Today, we’ve taken that commitment one step further, becoming the first manufacturer to be awarded Environmental Product Declarations on copper jacks and cabling. These EPDs, awarded by UL Environment, help your projects become LEED certified.

It’s only been recently that the US Green Building Council adopted LEED version 4, which allows cabling systems to be counted toward LEED points. So, what do you need to know if you’re looking for a cabling system that complies? Below we’ve outlined some of the most common questions that we get.

Q: What’s an EPD/HPD?

EPD = Environmental Product Declarationcertified_epd_green

HPD = Health Product Declaration

EPDs and HPDs are both issued by a third-party after they verify reports supplied by the manufacturer. EPDs disclose potential environmental impacts of a product, while HPDs disclose what a product contains and how it impacts human and ecological health.

Q: What products have EPDs and HPDs?

A wide variety of materials used in the construction of buildings carry these declarations.

The Panduit EPDs cover 18 types of RJ45 jacks and 22 different copper cables. The offering includes:

  • Unshielded and shielded applications
  • Category 5e, Category 6, and Category 6A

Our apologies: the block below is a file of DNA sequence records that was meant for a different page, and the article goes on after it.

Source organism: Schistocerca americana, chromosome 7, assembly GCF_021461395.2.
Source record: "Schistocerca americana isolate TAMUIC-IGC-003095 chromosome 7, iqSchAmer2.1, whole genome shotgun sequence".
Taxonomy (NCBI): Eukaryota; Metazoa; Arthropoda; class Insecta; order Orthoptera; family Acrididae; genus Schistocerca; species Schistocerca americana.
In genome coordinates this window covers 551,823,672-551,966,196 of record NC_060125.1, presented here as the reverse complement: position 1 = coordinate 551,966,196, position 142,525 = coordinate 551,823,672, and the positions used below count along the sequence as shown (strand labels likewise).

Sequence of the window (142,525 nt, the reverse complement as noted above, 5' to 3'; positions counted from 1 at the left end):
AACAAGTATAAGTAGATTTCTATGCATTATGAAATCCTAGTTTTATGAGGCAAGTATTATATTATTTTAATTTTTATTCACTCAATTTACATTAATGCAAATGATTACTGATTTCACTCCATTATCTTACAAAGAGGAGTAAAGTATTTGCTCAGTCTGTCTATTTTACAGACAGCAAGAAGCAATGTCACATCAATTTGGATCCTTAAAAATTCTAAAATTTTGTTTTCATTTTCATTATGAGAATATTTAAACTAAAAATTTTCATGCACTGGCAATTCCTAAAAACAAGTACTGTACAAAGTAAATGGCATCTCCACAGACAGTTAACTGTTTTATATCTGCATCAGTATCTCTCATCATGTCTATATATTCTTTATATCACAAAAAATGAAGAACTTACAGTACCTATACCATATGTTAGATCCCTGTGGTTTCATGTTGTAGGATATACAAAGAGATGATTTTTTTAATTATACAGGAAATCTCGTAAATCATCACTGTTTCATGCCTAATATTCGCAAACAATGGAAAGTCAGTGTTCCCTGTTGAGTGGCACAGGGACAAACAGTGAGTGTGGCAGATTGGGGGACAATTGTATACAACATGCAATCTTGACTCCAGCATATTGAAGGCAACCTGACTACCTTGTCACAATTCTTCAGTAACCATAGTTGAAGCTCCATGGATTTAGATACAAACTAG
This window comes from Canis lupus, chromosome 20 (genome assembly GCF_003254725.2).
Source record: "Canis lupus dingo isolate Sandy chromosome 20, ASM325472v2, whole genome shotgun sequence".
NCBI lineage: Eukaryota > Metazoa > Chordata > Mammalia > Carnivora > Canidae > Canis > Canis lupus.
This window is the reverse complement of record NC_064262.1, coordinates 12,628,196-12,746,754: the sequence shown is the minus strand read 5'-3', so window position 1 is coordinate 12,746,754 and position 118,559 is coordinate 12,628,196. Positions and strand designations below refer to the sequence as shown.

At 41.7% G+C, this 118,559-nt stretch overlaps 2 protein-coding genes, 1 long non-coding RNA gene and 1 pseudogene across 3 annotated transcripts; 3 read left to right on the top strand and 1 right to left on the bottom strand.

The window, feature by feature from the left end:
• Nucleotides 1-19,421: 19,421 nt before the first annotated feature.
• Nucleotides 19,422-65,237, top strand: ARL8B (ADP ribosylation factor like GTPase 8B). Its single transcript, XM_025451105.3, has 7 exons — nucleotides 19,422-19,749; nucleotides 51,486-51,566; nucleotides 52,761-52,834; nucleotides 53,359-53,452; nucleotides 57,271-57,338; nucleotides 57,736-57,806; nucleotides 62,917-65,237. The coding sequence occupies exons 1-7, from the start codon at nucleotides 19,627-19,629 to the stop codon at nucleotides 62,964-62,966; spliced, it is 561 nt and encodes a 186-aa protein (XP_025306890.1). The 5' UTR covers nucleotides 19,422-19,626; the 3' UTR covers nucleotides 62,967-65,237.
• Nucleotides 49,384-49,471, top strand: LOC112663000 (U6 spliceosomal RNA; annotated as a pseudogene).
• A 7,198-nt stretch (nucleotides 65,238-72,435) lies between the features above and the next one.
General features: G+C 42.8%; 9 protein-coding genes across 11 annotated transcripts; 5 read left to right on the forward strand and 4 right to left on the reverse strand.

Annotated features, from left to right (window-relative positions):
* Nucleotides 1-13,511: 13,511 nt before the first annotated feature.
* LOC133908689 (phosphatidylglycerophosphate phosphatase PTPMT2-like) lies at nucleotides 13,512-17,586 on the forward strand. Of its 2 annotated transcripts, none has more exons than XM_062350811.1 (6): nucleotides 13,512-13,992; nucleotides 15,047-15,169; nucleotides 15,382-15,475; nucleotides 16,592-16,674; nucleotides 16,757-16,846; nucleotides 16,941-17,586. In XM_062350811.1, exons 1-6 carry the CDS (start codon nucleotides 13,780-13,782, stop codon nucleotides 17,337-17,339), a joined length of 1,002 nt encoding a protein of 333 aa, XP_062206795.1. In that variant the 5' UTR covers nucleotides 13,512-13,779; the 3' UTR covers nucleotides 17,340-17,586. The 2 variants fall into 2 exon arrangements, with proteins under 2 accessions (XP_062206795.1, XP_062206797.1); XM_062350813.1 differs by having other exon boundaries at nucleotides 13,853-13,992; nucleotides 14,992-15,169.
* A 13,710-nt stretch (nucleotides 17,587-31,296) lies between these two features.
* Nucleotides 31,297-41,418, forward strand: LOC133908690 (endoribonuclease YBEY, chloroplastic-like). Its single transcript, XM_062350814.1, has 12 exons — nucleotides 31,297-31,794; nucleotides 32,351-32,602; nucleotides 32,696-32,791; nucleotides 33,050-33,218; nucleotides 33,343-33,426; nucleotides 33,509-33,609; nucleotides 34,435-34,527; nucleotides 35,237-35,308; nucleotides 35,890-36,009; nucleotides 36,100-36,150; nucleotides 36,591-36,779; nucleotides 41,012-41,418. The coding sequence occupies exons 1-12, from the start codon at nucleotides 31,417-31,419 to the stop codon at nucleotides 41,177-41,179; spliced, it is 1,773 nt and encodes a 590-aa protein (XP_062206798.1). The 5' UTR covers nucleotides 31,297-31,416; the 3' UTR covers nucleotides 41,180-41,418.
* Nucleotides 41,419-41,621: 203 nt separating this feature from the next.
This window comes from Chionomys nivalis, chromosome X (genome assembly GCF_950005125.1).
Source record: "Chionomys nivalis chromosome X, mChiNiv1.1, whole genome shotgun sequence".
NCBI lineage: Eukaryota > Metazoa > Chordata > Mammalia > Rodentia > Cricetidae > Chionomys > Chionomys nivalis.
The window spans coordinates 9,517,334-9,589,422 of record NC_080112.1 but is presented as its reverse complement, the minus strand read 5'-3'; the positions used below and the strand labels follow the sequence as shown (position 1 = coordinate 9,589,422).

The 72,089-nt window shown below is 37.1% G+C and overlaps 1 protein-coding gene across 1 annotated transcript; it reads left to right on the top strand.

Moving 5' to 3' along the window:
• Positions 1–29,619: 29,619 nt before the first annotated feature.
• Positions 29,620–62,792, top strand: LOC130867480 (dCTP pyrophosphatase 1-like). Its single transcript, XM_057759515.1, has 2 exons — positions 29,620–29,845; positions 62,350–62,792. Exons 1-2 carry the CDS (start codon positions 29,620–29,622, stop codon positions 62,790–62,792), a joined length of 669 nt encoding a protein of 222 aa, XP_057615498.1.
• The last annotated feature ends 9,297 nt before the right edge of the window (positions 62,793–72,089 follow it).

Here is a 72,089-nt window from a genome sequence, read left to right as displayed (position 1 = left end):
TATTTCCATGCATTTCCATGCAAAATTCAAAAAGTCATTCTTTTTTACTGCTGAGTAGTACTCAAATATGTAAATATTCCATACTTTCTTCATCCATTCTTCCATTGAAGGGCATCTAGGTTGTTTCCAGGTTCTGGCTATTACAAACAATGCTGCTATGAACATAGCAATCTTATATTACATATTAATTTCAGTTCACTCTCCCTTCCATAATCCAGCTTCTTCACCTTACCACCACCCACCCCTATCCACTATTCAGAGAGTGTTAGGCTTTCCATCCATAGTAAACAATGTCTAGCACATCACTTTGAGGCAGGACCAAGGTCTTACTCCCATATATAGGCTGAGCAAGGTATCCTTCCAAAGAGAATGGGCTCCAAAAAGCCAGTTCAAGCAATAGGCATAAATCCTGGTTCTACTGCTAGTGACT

• Riser and plenum flame ratings

HPDs are pending for the same group of products.

Q: How does it work? If I install a product with an EPD, do I automatically get LEED points?

It not quite that simple! LEED requires the installation of at least 20 different products that have third-party certification to qualify for one LEED point. These products must be from at least five different manufacturers. So, when you install at least four different certified products from Panduit, that counts as one portion of one point for EPD and one portion of a second point for HPD. Different levels of LEED certification require different numbers of points to qualify.

Q: Can’t I get EPDs and HPDs with all cabling systems?

No! Panduit is one of a handful of cabling manufacturers that have received EPDs on copper cabling, but we’re the ONLY one to receive EPD certification on RJ45 jacks. So, if you’re looking for an end-to-end solution that can help you earn LEED certification, Panduit is your only choice!

We’d be happy to share more information on our EPDs and HPDs. You can get information on our Sustainable Solutions page, or from Customer Service.

Cabling Infrastructure for Wireless Access Points